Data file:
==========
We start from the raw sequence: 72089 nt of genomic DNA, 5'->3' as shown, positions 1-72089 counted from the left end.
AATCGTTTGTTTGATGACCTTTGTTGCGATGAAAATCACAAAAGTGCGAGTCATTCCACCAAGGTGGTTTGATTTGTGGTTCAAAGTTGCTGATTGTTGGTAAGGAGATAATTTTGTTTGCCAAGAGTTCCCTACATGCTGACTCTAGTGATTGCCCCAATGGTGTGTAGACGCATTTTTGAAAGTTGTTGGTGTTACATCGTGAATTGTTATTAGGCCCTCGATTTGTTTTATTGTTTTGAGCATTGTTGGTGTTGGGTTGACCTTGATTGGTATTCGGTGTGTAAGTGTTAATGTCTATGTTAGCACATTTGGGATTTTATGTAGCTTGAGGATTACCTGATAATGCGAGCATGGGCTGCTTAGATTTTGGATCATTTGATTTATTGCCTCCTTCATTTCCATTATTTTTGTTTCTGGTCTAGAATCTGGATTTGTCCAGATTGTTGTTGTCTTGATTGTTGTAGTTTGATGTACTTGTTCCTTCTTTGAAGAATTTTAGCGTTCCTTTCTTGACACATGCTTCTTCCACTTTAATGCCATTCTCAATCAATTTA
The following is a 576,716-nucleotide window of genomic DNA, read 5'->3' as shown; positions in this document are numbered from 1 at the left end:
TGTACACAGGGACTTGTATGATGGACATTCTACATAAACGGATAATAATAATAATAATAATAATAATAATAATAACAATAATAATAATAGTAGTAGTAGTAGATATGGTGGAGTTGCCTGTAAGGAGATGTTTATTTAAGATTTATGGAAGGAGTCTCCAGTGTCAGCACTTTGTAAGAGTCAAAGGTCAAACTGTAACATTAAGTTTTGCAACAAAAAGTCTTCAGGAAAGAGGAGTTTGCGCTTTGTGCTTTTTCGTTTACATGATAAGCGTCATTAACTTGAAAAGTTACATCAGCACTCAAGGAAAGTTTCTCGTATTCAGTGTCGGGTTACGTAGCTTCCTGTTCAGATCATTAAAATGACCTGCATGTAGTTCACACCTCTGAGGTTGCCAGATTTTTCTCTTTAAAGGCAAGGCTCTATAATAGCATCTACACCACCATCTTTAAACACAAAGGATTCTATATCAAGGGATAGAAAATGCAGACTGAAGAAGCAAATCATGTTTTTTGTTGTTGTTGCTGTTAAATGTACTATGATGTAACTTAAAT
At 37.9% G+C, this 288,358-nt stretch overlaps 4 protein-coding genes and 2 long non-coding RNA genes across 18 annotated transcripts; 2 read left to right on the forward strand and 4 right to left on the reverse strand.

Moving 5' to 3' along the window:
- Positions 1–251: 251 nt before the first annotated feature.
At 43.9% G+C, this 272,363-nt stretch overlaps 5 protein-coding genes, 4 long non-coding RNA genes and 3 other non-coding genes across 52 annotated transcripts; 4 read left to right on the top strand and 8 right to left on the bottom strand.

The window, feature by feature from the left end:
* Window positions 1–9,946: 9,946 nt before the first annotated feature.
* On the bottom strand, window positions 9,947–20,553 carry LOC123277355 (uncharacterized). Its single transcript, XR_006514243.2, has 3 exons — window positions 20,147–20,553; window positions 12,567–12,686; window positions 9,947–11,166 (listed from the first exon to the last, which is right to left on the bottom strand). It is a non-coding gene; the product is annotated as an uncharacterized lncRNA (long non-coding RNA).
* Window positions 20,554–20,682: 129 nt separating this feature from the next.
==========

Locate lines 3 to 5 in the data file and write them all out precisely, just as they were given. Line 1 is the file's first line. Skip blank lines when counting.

The following is a 576,716-nucleotide window of genomic DNA, read 5'->3' as shown; positions in this document are numbered from 1 at the left end:
TGTACACAGGGACTTGTATGATGGACATTCTACATAAACGGATAATAATAATAATAATAATAATAATAATAATAACAATAATAATAATAGTAGTAGTAGTAGATATGGTGGAGTTGCCTGTAAGGAGATGTTTATTTAAGATTTATGGAAGGAGTCTCCAGTGTCAGCACTTTGTAAGAGTCAAAGGTCAAACTGTAACATTAAGTTTTGCAACAAAAAGTCTTCAGGAAAGAGGAGTTTGCGCTTTGTGCTTTTTCGTTTACATGATAAGCGTCATTAACTTGAAAAGTTACATCAGCACTCAAGGAAAGTTTCTCGTATTCAGTGTCGGGTTACGTAGCTTCCTGTTCAGATCATTAAAATGACCTGCATGTAGTTCACACCTCTGAGGTTGCCAGATTTTTCTCTTTAAAGGCAAGGCTCTATAATAGCATCTACACCACCATCTTTAAACACAAAGGATTCTATATCAAGGGATAGAAAATGCAGACTGAAGAAGCAAATCATGTTTTTTGTTGTTGTTGCTGTTAAATGTACTATGATGTAACTTAAAT
At 37.9% G+C, this 288,358-nt stretch overlaps 4 protein-coding genes and 2 long non-coding RNA genes across 18 annotated transcripts; 2 read left to right on the forward strand and 4 right to left on the reverse strand.